Caribbean fraud victims have received delightful news as The United States Department of Justice announced recently that the Western Union Company has begun payments of US$40 million.

Western Union to pay Caribbean fraud victims as part of recovered remission

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Caribbean fraud victims have received delightful news as The United States Department of Justice announced recently that the Western Union Company has begun payments of US$40 million to roughly 25,000 victims located in the Caribbean, the United States and other territories.

The DOJ also made it a point to announce that the victims are liable to recover the full amount of their loses. This has been termed as the first distribution in the second phase of the Western Union Remission Distribution.

The DOJ also stated that in the first phase, more than US$365 million were released to over 148,000 victims, all of whom were compensated the full amount.

It is also postulated that more distributions will take place in the coming months. The second phase of distributions began in March 2022 with the purpose of benefitting victims who had not petitioned under the first phase of distributions. The DOJ also said that it continues to accept claims for remission from those victimized by the scheme.

“The latest distribution of the Western Union Remission Fund compensated thousands more victims harmed by predatory schemes,” said Acting Assistant Attorney General Nicole M. Argentieri of the Justice Department’s Criminal Division.

“Victim assistance is a primary goal of the Department’s Asset Forfeiture Program, and this latest distribution is a testament to the impact asset forfeiture can have in compensating and making victims whole.”

“Today’s distribution of US$39.6 million to thousands of victims to compensate them for their losses demonstrates our commitment to hold all responsible parties accountable and to ensure justice for the victims who were financially harmed. We thank our law enforcement partners who continue to work tirelessly on behalf of the victims” stated US Attorney General for the Middle District of Pennsylvania, Gerard M. Karam.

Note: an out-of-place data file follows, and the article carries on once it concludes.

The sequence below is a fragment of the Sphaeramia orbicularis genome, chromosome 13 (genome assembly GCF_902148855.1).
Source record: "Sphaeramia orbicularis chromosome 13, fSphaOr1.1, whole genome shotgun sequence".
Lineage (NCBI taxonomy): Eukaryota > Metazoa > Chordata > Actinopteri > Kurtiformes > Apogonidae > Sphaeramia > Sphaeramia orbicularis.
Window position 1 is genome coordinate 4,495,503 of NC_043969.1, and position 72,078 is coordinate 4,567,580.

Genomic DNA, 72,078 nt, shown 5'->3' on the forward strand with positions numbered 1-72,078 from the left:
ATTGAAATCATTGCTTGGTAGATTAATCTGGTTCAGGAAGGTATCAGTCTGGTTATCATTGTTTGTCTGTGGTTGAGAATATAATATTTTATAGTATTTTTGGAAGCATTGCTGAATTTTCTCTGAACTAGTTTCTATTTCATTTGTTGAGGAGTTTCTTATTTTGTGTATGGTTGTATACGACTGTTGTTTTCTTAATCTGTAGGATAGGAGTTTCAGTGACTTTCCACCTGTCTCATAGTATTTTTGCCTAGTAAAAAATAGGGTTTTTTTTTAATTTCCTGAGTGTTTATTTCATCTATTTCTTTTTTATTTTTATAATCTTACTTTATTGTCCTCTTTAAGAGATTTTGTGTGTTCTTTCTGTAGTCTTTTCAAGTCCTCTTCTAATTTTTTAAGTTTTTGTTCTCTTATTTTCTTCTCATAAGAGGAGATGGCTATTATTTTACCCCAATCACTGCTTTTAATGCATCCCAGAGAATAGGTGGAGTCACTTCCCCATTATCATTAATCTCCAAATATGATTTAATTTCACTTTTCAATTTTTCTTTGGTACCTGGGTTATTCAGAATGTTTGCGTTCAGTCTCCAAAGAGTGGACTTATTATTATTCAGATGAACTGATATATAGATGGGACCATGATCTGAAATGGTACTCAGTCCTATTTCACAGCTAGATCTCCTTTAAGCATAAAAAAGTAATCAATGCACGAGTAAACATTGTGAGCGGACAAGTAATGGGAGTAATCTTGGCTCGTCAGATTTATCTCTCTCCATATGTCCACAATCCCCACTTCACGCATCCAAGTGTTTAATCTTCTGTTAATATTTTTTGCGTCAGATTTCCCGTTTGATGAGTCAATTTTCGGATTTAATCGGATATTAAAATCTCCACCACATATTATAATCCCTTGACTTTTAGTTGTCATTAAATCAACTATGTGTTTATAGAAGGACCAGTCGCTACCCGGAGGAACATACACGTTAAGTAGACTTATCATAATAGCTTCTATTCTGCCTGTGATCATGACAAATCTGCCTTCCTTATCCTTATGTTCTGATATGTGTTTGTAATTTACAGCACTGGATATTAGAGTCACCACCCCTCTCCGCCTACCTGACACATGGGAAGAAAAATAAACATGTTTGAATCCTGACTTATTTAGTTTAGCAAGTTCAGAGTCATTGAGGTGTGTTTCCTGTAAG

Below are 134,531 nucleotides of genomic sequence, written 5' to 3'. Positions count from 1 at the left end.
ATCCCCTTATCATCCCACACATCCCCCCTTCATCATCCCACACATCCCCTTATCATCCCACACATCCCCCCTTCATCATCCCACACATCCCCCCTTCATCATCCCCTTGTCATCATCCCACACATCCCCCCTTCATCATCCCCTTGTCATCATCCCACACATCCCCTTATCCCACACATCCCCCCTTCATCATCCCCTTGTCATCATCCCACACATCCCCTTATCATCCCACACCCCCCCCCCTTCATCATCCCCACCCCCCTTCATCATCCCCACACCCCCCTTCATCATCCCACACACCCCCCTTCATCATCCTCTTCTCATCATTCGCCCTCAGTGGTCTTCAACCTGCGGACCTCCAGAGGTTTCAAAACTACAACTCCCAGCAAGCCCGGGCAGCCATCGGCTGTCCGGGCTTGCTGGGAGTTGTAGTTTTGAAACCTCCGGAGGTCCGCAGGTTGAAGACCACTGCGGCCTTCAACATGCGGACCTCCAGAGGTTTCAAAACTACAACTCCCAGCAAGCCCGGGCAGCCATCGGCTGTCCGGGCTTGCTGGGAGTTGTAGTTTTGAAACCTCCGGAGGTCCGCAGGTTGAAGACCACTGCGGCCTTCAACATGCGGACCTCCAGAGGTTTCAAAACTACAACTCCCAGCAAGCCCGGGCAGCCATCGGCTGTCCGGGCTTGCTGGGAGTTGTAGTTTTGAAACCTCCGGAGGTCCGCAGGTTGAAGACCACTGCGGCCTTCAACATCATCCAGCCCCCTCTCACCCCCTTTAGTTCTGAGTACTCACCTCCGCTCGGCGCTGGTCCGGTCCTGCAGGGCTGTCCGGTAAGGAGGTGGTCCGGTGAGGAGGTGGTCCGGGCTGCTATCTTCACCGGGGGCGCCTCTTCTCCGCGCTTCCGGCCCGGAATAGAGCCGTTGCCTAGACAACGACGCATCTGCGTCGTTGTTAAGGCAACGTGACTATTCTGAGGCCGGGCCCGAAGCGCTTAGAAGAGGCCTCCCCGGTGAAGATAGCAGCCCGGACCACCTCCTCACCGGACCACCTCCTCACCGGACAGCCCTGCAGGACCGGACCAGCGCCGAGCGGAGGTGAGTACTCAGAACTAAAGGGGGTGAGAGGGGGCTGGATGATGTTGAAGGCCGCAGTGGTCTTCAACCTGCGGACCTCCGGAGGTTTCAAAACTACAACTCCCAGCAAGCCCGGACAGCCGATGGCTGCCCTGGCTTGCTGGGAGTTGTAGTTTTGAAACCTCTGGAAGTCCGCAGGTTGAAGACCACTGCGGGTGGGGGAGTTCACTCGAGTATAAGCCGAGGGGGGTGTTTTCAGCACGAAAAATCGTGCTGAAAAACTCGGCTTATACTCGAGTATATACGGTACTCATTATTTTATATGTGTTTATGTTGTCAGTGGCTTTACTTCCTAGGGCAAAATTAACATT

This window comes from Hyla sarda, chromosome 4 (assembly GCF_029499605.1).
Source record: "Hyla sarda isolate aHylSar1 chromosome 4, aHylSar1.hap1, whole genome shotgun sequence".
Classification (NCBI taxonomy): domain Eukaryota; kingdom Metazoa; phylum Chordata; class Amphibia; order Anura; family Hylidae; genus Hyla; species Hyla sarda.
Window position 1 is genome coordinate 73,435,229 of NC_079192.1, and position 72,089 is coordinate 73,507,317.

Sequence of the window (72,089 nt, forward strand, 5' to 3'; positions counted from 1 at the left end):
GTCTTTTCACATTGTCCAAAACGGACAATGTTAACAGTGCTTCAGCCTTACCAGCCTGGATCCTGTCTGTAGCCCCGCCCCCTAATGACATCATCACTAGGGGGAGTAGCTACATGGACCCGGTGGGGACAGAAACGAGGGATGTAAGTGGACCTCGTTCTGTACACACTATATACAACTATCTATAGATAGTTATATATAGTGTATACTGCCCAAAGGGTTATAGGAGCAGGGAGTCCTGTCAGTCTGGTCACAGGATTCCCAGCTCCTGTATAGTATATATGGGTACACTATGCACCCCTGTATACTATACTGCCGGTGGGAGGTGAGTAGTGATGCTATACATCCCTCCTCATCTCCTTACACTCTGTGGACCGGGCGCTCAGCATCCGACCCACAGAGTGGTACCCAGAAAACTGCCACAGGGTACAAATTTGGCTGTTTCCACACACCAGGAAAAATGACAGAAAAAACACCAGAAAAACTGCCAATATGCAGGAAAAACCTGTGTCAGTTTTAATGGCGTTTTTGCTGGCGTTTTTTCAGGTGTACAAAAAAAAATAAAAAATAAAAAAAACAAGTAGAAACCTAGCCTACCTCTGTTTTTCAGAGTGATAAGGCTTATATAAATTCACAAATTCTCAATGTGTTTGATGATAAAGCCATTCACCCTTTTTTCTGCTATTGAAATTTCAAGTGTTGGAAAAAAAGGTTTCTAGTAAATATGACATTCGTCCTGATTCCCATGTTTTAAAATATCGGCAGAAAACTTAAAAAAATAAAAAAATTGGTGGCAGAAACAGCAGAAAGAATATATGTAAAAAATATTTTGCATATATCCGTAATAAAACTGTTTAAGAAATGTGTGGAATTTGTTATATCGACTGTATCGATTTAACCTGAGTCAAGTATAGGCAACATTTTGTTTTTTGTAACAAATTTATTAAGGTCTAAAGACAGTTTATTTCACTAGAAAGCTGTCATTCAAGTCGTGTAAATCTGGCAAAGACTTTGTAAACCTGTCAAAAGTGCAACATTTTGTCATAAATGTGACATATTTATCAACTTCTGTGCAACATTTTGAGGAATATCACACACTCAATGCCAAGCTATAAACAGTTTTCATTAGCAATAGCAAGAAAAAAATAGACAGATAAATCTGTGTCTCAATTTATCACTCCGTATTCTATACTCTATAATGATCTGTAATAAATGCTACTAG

“The US Postal Inspection Service (USPIS) is committed to protecting victims of fraud and will continue to investigate those perpetrating such schemes,” said Postal Inspector in Charge Christopher Nielsen of the USPIS Philadelphia Division.

“This US$39 million disbursement to 25,000 victims brings the total disbursed to over $404 million to over 174,000 victims in the Western Union Remission process. We would like to thank our partners in this extraordinary effort especially the Justice Department’s Money Laundering and Asset Recovery Section,” he added.

In 2017, Western Union entered into a deferred prosecution agreement (DPA) with the United States, according to the DOJ.

In accordance with the DPA, it has been said that Western Union acknowledges its “criminal conduct, which included violations of the Bank Secrecy Act and aiding and abetting wire fraud, and agreed to forfeit US$586 million, which has been made available to compensate victims of the international consumer fraud scheme through the remission process. Western Union simultaneously resolved a parallel civil investigation with the Federal Trade Commission,” the DOJ said.

Through this scheme, it is said that fraudsters targeted customers, especially seniors, through multiple scams.

According to the DOJ, 3 scams were specifically aimed at targeting seniors, including the grandparent scam, where the fraudsters posed as the victim’s relatives in need of immediate money to avoid personal harm; lottery, or sweepstakes scams, where the fraudster would tell the victim that they had won a large cash prize but had to pay fees such as taxes to claim the prize; and romance scams, where the fraudster would pose as an online love interest and request funds for a visit or for another purpose.

As a part of these scams, fraudsters convinced victims to transfer money through Western Union services, according to the DOJ. They also added that certain owners, employees and operators of Western Union agent locations were complicit in the fraud.

“Western Union aided and abetted the fraud scheme by failing to suspend or terminate complicit agents and by allowing them to continue to process fraud-induced monetary transactions,” the DOJ said. “Western Union fulfilled its obligations under the DPA and the court granted the motion to dismiss the information.”